Welcome to our brand new feature. Get Into… sees us chat to carefully chosen experts to give us a glimpse inside their passion, to give you the best tips and advice to find a new passion of your own. We’ve selected a few cultural pursuits you may not have yet discovered or become a fan of, and asked folk well in the know to give you the best advice on where to start.
Performance poetry is thriving, and has a rich scene in the North East, and poet and promoter Jenni Pascoe is ready to help you get into it. Over you you Jenni…
Hi, I’m Jenni Pascoe, a tiger obsessed, purple clad, advocate of hat wearing, who lives in Gateshead. I’m a performance poet, event organiser and workshop facilitator throughout the local area and beyond, and for six years I ran the nationally acclaimed North East based spoken word night, JibbaJabba.
For me, performance poetry is uniquely brilliant, as it is an art form which allows the performer to speak directly with an audience and convey a direct message in an entertaining way, without needing to take the form of a character or add music to it to create meaning and emotion. In this respect, performance poetry can often verge on being stand-up comedy, but the difference is, whilst there are often hilarious moments, poetry or spoken word does not have to be funny. It evokes the full range of emotions music and theatre can, but it’s that element of direct connection with the audience that really makes it special.
Some people have described it as songs without the music, but for me it’s more than that. The voice is the instrument, and there is definitely a musicality to much spoken word, but only using the voice allows the added freedom to improvise and often attracts a very attentive audience, who are really hanging on the words.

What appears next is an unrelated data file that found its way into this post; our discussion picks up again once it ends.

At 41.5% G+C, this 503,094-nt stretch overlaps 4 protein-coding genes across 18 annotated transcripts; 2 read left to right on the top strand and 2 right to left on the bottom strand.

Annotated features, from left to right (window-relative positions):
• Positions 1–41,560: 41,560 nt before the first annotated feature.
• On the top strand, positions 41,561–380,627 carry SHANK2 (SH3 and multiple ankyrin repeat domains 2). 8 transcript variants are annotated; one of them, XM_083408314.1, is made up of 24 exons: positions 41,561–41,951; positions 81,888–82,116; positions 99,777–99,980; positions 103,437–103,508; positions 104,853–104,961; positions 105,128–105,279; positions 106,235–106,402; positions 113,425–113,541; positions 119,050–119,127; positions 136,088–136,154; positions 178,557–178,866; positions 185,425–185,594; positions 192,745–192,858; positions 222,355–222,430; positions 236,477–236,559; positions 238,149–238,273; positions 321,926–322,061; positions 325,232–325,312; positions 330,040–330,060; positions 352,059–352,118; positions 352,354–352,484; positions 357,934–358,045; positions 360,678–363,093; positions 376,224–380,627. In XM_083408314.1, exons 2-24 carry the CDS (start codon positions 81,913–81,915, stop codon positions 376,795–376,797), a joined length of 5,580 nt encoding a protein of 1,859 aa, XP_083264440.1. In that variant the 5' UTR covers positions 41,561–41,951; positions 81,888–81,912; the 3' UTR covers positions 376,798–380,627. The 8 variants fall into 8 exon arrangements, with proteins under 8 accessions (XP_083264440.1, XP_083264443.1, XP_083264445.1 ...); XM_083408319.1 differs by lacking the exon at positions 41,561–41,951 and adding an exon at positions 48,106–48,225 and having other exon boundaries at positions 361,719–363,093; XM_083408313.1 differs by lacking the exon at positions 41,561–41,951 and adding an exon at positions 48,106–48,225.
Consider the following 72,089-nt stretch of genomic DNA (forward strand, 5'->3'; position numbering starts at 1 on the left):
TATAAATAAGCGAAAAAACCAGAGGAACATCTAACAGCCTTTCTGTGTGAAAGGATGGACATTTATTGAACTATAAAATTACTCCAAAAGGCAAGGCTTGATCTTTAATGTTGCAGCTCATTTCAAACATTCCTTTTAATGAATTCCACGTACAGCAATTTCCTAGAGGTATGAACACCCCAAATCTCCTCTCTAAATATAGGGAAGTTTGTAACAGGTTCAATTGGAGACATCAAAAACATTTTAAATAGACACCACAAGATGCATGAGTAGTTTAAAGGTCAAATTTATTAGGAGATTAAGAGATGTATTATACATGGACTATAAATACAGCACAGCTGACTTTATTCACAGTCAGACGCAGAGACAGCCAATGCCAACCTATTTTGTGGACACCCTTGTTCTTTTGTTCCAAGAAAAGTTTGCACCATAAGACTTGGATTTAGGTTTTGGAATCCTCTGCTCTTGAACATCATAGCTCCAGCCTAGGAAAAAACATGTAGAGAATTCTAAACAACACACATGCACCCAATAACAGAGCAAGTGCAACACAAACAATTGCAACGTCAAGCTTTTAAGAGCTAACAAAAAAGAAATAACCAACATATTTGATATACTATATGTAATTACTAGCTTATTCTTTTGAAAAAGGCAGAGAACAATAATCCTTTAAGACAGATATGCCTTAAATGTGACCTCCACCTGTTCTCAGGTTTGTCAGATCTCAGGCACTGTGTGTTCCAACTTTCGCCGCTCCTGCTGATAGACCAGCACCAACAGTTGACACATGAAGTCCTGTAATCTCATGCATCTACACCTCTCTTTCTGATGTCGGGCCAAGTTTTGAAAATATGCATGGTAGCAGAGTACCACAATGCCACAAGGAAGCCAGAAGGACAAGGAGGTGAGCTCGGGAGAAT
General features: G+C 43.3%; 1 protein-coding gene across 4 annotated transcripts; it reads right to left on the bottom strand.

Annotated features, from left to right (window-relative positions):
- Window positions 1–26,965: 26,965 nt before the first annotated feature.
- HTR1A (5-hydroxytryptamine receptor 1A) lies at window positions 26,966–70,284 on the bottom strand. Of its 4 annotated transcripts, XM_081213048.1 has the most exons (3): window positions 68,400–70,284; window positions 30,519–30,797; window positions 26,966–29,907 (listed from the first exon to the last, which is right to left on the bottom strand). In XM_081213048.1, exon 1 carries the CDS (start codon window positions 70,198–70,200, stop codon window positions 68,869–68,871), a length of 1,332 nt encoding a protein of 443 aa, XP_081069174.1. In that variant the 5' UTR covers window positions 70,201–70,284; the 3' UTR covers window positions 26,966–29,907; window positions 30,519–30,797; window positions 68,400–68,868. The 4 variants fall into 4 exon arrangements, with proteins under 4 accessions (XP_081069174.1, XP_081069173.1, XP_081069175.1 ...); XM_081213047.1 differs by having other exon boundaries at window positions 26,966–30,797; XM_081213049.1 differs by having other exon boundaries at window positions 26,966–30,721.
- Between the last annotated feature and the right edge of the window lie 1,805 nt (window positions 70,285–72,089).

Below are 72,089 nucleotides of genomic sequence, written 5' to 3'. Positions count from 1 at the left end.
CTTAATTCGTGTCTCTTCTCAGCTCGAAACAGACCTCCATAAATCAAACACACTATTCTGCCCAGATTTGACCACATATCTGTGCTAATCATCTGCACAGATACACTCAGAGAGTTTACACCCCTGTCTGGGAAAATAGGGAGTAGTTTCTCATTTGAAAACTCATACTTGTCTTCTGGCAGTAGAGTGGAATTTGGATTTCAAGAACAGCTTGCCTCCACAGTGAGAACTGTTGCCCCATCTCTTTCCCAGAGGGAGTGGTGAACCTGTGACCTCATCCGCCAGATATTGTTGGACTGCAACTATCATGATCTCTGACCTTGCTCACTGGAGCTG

An actor can’t come out of character to talk to someone in the second row, some musicians don’t focus so much on the lyrics or don’t have the freedom to ad-lib, a stand-up comedian has to be funny, whereas a good performance poet can pare everything back to simply words and human connection, holding a stage and captivating an audience with only their voice and a microphone.
On a personal level, creating JibbaJabba and getting to host the likes of Jean ‘Binta’ Breeze and three times World Poetry Slam champion, Buddy Wakefield was fantastic. Also taking JibbaJabba for a full run at the PBH Free Fringe in Edinburgh – giving me the opportunity to showcase many of the best spoken word artists in the UK every night – was definitely a highlight!
When it comes to individual poems and performances, it is difficult to choose as there is so much variety. One of the best things about the art form is being able to connect with so different people and styles of work. Some stand-out moments for me include the beautiful, tear-inducing closing piece of Rob Auton’s The Sky Show, the technically brilliant and perfectly performed feat of rhythmic genius that is Monsoon by Kirsten Luckins, and for pure, joyous entertainment, Scott Tyrrell’s Coitus Interruptus, which never fails to have me laughing out loud every time I hear it. I’ll stop there, but I could probably fill this whole piece with mind-blowing moments from spoken word stages!
Forget any preconceptions you may have about poetry. Just sit back, relax, and let the performer lead you to think, feel, and take you along with their words.
You can check out YouTube videos, I’d recommend the YouTube channels Apples and Snakes NE and Evidently as good starting points, but for me, nothing beats a live show.
Just jump straight in – don’t be afraid if you haven’t been along to anything before – everyone’s friendly, the atmosphere’s great and you don’t have to click your fingers – I promise!
The most important thing is to turn up with an open mind. Forget any preconceptions you may have about poetry. Just sit back, relax, and let the performer lead you to think, feel, and take you along with their words.
Just like music, you might not like absolutely everything, but there are so many voices, personalities and styles, you’re very likely to find something you love.